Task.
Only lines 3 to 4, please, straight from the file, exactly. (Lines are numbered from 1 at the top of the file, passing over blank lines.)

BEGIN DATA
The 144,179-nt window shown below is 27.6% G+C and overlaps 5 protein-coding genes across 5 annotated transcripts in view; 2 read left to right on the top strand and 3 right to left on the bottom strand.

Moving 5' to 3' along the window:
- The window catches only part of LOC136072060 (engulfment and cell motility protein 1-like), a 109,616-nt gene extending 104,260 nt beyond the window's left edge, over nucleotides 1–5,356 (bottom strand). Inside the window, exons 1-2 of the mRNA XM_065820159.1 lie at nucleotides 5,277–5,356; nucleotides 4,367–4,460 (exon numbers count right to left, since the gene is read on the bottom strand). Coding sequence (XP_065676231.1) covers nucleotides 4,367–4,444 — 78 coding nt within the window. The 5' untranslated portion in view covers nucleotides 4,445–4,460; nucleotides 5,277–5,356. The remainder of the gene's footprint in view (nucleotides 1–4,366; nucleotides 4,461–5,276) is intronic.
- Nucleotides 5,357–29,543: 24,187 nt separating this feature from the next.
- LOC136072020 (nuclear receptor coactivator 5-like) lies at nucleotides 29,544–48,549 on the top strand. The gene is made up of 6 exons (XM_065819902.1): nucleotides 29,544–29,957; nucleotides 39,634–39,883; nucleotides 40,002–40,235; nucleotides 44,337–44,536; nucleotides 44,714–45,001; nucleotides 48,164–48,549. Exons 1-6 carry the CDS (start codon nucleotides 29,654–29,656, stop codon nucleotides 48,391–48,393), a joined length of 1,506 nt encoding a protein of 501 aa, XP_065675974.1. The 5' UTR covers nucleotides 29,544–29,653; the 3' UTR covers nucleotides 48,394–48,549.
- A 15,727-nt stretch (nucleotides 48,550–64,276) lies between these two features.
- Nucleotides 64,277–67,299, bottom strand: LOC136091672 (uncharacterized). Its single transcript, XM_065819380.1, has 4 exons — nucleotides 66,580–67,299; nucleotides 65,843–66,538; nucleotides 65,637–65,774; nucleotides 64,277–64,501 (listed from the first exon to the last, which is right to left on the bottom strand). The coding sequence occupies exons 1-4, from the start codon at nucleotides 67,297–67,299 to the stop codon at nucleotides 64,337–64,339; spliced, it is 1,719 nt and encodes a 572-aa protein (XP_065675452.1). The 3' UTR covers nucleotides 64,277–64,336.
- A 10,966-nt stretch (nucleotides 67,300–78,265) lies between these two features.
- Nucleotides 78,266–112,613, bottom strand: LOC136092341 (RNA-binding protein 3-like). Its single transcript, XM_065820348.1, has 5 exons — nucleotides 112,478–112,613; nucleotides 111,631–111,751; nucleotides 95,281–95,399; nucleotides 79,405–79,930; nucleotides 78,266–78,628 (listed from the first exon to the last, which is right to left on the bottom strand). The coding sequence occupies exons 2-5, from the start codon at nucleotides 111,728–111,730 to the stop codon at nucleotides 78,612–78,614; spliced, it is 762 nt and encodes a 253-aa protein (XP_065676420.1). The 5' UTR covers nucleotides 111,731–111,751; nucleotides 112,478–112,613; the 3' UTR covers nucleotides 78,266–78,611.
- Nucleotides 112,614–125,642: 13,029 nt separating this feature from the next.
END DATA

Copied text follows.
- The window catches only part of LOC136072060 (engulfment and cell motility protein 1-like), a 109,616-nt gene extending 104,260 nt beyond the window's left edge, over nucleotides 1–5,356 (bottom strand). Inside the window, exons 1-2 of the mRNA XM_065820159.1 lie at nucleotides 5,277–5,356; nucleotides 4,367–4,460 (exon numbers count right to left, since the gene is read on the bottom strand). Coding sequence (XP_065676231.1) covers nucleotides 4,367–4,444 — 78 coding nt within the window. The 5' untranslated portion in view covers nucleotides 4,445–4,460; nucleotides 5,277–5,356. The remainder of the gene's footprint in view (nucleotides 1–4,366; nucleotides 4,461–5,276) is intronic.
- Nucleotides 5,357–29,543: 24,187 nt separating this feature from the next.